Expanding the VIP List for Charter School Eligibility
In Missouri, only a select few are eligible for the VIP status of charter school eligibility. The “bouncer” until recently only had two names on his clipboard: St. Louis City Public School District and Kansas City Public Schools. For a charter school to exist, it must have a sponsor. Sponsors must be one of the following: a public four-year university, a community college, a private university, a technical school, a local school board, or the Missouri Charter Public School Commission.
For accredited districts (districts that meet the academic standards set by the state), only the local school board can sponsor a charter school. This has served as a formidable roadblock to charter school formation, as no accredited district has sponsored a charter school. However, if a school district is unaccredited (districts that fail to meet the standards set by the state) for three consecutive years, or has been provisionally accredited for three consecutive years, any of the other entities mentioned in the above paragraph can sponsor a charter school. Recently, the Missouri Charter Public School Commission created a charter school called the Leadership School in the provisionally accredited Normandy Schools Collaborative.
While the Missouri Legislature is most likely not thinking of charter schools in terms of nightclubs, the prospect of charter school expansion is being discussed to make the list less exclusive. Senate Bill (SB) 304 would allow charter schools to be created in any municipality with a population of more than 30,000 or any school district located within a county with a charter form of government. If SB 304 passed, charter schools could be established in:
- All currently eligible districts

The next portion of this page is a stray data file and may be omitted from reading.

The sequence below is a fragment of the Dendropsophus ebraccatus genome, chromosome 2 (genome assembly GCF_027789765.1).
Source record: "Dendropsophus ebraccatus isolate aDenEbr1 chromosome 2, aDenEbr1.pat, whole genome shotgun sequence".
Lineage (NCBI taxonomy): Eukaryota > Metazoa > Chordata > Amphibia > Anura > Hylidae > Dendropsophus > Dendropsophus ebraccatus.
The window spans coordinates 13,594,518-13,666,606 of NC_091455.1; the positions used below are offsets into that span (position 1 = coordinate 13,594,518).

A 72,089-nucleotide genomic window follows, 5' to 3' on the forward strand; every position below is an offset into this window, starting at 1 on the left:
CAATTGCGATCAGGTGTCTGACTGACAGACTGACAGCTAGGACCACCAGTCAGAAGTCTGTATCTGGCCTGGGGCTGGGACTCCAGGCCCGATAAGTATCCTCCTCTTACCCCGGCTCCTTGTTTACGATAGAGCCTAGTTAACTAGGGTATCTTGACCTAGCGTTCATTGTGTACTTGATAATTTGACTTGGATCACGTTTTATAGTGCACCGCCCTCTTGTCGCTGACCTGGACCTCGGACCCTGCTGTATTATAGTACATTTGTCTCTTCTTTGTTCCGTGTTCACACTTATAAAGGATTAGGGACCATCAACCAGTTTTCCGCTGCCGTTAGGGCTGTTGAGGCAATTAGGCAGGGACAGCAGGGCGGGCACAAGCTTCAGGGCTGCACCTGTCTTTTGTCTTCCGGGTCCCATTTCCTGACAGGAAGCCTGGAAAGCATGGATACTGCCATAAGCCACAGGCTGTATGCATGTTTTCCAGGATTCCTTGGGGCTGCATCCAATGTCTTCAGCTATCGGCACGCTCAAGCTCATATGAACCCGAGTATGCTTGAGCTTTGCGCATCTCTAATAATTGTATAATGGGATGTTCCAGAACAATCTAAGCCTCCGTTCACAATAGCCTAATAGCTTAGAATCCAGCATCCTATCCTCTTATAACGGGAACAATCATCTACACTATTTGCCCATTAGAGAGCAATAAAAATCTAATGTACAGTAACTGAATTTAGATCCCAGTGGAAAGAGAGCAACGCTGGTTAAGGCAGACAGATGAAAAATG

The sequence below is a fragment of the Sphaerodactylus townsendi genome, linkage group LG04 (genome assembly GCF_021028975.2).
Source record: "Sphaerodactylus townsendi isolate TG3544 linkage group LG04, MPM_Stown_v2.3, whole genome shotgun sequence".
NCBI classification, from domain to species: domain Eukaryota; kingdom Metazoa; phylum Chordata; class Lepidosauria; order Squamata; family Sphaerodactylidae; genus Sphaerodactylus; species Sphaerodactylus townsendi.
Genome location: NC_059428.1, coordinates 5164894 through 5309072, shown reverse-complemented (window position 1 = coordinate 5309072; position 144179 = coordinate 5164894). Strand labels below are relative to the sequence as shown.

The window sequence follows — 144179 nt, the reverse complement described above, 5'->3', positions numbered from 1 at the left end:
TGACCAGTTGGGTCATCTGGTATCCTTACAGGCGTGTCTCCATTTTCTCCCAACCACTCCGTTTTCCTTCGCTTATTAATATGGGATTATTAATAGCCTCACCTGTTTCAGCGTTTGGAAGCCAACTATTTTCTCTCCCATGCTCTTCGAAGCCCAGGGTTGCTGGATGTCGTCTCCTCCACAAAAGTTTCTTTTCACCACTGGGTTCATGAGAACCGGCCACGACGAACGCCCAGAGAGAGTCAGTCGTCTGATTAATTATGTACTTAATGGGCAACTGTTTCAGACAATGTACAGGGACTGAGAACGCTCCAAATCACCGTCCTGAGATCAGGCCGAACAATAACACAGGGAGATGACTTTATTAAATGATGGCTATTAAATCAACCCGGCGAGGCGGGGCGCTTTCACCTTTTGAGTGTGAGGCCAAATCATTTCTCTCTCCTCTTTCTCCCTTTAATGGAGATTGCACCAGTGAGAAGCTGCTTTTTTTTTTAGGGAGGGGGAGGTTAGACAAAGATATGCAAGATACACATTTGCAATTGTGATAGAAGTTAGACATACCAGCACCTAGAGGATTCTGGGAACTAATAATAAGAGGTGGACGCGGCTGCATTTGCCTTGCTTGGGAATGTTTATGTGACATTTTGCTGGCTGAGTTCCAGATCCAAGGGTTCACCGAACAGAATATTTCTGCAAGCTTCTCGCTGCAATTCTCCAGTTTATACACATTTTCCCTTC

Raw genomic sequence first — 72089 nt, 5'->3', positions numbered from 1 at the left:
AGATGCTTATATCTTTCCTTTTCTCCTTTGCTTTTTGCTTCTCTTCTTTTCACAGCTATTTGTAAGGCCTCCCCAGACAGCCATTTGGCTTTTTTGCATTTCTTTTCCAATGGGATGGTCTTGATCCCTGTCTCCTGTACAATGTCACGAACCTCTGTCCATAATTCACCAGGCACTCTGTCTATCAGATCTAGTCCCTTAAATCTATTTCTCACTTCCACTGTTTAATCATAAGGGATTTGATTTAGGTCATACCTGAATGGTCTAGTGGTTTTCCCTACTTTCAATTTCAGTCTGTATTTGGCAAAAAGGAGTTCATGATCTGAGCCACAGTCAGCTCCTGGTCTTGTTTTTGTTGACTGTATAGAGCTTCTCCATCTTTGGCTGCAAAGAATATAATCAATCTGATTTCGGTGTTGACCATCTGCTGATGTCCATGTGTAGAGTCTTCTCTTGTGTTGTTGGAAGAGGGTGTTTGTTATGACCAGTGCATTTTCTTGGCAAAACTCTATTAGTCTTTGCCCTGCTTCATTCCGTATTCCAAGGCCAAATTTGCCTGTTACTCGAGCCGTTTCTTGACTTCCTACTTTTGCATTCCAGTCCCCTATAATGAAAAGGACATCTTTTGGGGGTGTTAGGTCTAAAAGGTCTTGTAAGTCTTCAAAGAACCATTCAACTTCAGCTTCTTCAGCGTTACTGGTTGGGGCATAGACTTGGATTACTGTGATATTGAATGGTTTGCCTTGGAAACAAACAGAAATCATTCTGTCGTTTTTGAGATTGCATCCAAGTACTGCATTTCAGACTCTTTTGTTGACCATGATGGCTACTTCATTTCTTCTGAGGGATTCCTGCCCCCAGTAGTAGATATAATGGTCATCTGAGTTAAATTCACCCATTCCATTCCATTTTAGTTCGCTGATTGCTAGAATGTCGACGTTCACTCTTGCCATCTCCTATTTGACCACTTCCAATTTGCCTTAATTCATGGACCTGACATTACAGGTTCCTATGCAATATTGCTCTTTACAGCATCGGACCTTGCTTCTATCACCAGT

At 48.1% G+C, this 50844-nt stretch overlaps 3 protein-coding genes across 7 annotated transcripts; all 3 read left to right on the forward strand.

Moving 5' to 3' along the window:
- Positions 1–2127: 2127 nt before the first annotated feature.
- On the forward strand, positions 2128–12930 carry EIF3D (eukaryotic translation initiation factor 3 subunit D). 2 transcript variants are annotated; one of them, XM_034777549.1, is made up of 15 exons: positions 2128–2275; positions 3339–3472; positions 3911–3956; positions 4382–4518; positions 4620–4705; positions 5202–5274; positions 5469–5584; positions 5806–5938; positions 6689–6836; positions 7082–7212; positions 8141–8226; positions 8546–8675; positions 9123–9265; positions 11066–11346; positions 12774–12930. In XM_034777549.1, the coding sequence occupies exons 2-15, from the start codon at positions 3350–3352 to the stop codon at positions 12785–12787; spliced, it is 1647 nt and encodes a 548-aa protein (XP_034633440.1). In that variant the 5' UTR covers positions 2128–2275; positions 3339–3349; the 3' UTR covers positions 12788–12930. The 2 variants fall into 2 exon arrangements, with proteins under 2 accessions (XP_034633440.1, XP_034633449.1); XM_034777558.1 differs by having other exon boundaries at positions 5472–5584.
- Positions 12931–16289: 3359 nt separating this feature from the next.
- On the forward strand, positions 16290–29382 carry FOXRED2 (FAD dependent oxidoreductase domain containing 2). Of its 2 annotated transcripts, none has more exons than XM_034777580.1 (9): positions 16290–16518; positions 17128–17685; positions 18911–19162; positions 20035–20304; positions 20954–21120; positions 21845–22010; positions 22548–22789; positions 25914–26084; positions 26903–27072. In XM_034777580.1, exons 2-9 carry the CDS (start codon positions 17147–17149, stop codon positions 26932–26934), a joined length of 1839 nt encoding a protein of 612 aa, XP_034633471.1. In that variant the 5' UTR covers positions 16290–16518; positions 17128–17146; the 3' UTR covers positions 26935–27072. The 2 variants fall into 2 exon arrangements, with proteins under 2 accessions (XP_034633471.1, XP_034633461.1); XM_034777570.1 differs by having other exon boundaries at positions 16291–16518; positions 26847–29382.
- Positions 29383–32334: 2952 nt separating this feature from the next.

- School districts in the following counties: St. Louis, Jackson, St. Charles, Jefferson, and Clay (a sponsor from a state-approved entity would be required)
- School districts in municipalities with more than 30,000 residents, which currently includes: Cape Girardeau, Jefferson City, Joplin, Springfield, and Columbia (a sponsor from a state-approved entity would be required)
SB 304 would be a solid first step to give parents outside of St. Louis and Kansas City more options. Columbia is a good example of a city whose residents could benefit greatly from this bill. In Columbia , English/language arts (ELA) and mathematics scores are below the state average—students in the district currently have 43.8% and 30.8% proficiency rates, respectively. Low-income students are particularly struggling, with rates of 24% and 13.1% in ELA and mathematics—around 7 points below the state average for low-income students. With these scores in mind, maybe a family in Columbia wants a charter school because it is unsatisfied with the instruction in the local district. Perhaps a low-income family could find a charter school that specializes in instruction for low-income students. Charter schools can provide these needed alternative options for Columbia families, and SB 304 would make it possible.
Charter schools of various types (classical, English as a second language, low-income, etc.) have opened in Kansas City and St. Louis. One school, University Academy, has been named a “Blue Ribbon School” (an honor bestowed by the U.S. Department of Education for schools that exemplify excellence). Families across the state want and need more options. Missouri is a diverse state, and families deserve a diverse array of options to cater to their children’s needs and hold education institutions accountable.